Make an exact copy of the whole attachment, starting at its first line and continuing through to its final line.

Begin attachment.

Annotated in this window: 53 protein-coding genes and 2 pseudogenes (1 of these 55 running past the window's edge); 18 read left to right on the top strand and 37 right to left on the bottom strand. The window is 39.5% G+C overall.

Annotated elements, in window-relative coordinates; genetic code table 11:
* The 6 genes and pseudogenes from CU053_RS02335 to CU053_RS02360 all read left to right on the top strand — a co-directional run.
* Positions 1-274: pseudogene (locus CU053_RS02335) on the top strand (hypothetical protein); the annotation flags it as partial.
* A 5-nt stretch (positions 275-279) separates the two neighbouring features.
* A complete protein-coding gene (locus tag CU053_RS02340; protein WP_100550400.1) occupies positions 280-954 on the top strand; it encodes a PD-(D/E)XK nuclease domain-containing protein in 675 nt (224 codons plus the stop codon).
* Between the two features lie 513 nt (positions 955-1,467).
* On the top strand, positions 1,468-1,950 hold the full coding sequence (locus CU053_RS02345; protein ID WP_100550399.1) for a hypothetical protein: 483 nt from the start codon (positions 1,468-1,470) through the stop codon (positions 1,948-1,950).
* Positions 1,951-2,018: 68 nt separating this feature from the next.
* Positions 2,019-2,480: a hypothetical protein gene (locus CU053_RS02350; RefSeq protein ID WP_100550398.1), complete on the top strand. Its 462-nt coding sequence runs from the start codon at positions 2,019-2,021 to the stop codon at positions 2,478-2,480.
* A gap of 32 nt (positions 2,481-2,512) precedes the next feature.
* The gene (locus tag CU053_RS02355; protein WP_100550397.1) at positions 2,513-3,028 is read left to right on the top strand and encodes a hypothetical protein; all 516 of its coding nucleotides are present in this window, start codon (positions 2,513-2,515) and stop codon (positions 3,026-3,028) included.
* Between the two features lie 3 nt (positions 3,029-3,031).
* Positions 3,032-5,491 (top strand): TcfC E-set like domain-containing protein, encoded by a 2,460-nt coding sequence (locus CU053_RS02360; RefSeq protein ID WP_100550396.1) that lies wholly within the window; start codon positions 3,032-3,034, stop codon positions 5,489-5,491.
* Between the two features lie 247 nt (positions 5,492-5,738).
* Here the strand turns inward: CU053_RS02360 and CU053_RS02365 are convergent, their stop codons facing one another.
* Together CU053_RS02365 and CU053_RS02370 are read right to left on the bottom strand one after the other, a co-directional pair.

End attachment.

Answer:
Annotated in this window: 53 protein-coding genes and 2 pseudogenes (1 of these 55 running past the window's edge); 18 read left to right on the top strand and 37 right to left on the bottom strand. The window is 39.5% G+C overall.

Annotated elements, in window-relative coordinates; genetic code table 11:
* The 6 genes and pseudogenes from CU053_RS02335 to CU053_RS02360 all read left to right on the top strand — a co-directional run.
* Positions 1-274: pseudogene (locus CU053_RS02335) on the top strand (hypothetical protein); the annotation flags it as partial.
* A 5-nt stretch (positions 275-279) separates the two neighbouring features.
* A complete protein-coding gene (locus tag CU053_RS02340; protein WP_100550400.1) occupies positions 280-954 on the top strand; it encodes a PD-(D/E)XK nuclease domain-containing protein in 675 nt (224 codons plus the stop codon).
* Between the two features lie 513 nt (positions 955-1,467).
* On the top strand, positions 1,468-1,950 hold the full coding sequence (locus CU053_RS02345; protein ID WP_100550399.1) for a hypothetical protein: 483 nt from the start codon (positions 1,468-1,470) through the stop codon (positions 1,948-1,950).
* Positions 1,951-2,018: 68 nt separating this feature from the next.
* Positions 2,019-2,480: a hypothetical protein gene (locus CU053_RS02350; RefSeq protein ID WP_100550398.1), complete on the top strand. Its 462-nt coding sequence runs from the start codon at positions 2,019-2,021 to the stop codon at positions 2,478-2,480.
* A gap of 32 nt (positions 2,481-2,512) precedes the next feature.
* The gene (locus tag CU053_RS02355; protein WP_100550397.1) at positions 2,513-3,028 is read left to right on the top strand and encodes a hypothetical protein; all 516 of its coding nucleotides are present in this window, start codon (positions 2,513-2,515) and stop codon (positions 3,026-3,028) included.
* Between the two features lie 3 nt (positions 3,029-3,031).
* Positions 3,032-5,491 (top strand): TcfC E-set like domain-containing protein, encoded by a 2,460-nt coding sequence (locus CU053_RS02360; RefSeq protein ID WP_100550396.1) that lies wholly within the window; start codon positions 3,032-3,034, stop codon positions 5,489-5,491.
* Between the two features lie 247 nt (positions 5,492-5,738).
* Here the strand turns inward: CU053_RS02360 and CU053_RS02365 are convergent, their stop codons facing one another.
* Together CU053_RS02365 and CU053_RS02370 are read right to left on the bottom strand one after the other, a co-directional pair.